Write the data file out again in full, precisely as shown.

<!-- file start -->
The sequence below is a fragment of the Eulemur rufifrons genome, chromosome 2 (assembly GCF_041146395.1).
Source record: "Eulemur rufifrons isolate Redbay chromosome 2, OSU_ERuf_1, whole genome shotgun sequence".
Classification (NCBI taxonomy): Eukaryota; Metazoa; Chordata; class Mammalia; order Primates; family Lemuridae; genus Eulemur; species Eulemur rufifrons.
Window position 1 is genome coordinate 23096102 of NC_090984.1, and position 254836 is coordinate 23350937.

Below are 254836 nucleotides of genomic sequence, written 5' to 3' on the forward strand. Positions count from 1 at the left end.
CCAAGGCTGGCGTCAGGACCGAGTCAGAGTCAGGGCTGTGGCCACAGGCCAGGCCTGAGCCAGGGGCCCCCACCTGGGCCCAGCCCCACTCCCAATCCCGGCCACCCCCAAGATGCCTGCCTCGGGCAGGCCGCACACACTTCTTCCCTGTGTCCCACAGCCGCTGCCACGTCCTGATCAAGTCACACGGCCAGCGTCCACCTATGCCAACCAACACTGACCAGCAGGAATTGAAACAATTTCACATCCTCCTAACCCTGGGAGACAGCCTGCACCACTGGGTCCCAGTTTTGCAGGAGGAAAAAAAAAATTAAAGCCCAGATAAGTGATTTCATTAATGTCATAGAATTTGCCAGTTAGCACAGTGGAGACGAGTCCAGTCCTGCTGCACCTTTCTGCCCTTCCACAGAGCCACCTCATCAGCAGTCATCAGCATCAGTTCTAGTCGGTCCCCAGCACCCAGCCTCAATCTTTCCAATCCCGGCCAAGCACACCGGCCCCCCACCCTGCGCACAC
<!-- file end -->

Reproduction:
The sequence below is a fragment of the Eulemur rufifrons genome, chromosome 2 (assembly GCF_041146395.1).
Source record: "Eulemur rufifrons isolate Redbay chromosome 2, OSU_ERuf_1, whole genome shotgun sequence".
Classification (NCBI taxonomy): Eukaryota; Metazoa; Chordata; class Mammalia; order Primates; family Lemuridae; genus Eulemur; species Eulemur rufifrons.
Window position 1 is genome coordinate 23096102 of NC_090984.1, and position 254836 is coordinate 23350937.

Below are 254836 nucleotides of genomic sequence, written 5' to 3' on the forward strand. Positions count from 1 at the left end.
CCAAGGCTGGCGTCAGGACCGAGTCAGAGTCAGGGCTGTGGCCACAGGCCAGGCCTGAGCCAGGGGCCCCCACCTGGGCCCAGCCCCACTCCCAATCCCGGCCACCCCCAAGATGCCTGCCTCGGGCAGGCCGCACACACTTCTTCCCTGTGTCCCACAGCCGCTGCCACGTCCTGATCAAGTCACACGGCCAGCGTCCACCTATGCCAACCAACACTGACCAGCAGGAATTGAAACAATTTCACATCCTCCTAACCCTGGGAGACAGCCTGCACCACTGGGTCCCAGTTTTGCAGGAGGAAAAAAAAAATTAAAGCCCAGATAAGTGATTTCATTAATGTCATAGAATTTGCCAGTTAGCACAGTGGAGACGAGTCCAGTCCTGCTGCACCTTTCTGCCCTTCCACAGAGCCACCTCATCAGCAGTCATCAGCATCAGTTCTAGTCGGTCCCCAGCACCCAGCCTCAATCTTTCCAATCCCGGCCAAGCACACCGGCCCCCCACCCTGCGCACAC